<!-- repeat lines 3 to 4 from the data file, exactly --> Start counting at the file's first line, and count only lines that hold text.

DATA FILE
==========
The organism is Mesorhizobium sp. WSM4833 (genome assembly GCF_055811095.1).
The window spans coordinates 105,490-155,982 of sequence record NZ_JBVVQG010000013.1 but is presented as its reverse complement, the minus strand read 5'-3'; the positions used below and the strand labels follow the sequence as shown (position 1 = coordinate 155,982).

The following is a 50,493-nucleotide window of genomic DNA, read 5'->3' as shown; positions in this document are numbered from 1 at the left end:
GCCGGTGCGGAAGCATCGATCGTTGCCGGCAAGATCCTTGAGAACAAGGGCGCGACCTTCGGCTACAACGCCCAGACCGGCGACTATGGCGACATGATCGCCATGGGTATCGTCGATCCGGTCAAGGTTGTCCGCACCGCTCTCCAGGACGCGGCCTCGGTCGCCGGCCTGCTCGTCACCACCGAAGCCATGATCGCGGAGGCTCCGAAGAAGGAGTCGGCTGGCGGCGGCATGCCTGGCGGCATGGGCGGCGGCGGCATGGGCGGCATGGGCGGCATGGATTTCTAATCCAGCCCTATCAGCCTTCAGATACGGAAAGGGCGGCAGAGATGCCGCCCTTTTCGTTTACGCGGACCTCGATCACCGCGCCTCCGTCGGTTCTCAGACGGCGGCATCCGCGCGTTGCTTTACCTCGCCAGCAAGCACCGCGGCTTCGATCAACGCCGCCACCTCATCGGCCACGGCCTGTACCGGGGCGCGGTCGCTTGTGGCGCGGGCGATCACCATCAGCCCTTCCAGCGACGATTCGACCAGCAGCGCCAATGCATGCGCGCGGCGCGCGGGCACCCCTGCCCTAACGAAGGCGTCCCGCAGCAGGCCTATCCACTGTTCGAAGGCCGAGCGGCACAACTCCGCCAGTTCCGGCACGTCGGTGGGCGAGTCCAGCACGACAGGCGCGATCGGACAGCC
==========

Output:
The following is a 50,493-nucleotide window of genomic DNA, read 5'->3' as shown; positions in this document are numbered from 1 at the left end:
GCCGGTGCGGAAGCATCGATCGTTGCCGGCAAGATCCTTGAGAACAAGGGCGCGACCTTCGGCTACAACGCCCAGACCGGCGACTATGGCGACATGATCGCCATGGGTATCGTCGATCCGGTCAAGGTTGTCCGCACCGCTCTCCAGGACGCGGCCTCGGTCGCCGGCCTGCTCGTCACCACCGAAGCCATGATCGCGGAGGCTCCGAAGAAGGAGTCGGCTGGCGGCGGCATGCCTGGCGGCATGGGCGGCGGCGGCATGGGCGGCATGGGCGGCATGGATTTCTAATCCAGCCCTATCAGCCTTCAGATACGGAAAGGGCGGCAGAGATGCCGCCCTTTTCGTTTACGCGGACCTCGATCACCGCGCCTCCGTCGGTTCTCAGACGGCGGCATCCGCGCGTTGCTTTACCTCGCCAGCAAGCACCGCGGCTTCGATCAACGCCGCCACCTCATCGGCCACGGCCTGTACCGGGGCGCGGTCGCTTGTGGCGCGGGCGATCACCATCAGCCCTTCCAGCGACGATTCGACCAGCAGCGCCAATGCATGCGCGCGGCGCGCGGGCACCCCTGCCCTAACGAAGGCGTCCCGCAGCAGGCCTATCCACTGTTCGAAGGCCGAGCGGCACAACTCCGCCAGTTCCGGCACGTCGGTGGGCGAGTCCAGCACGACAGGCGCGATCGGACAGCC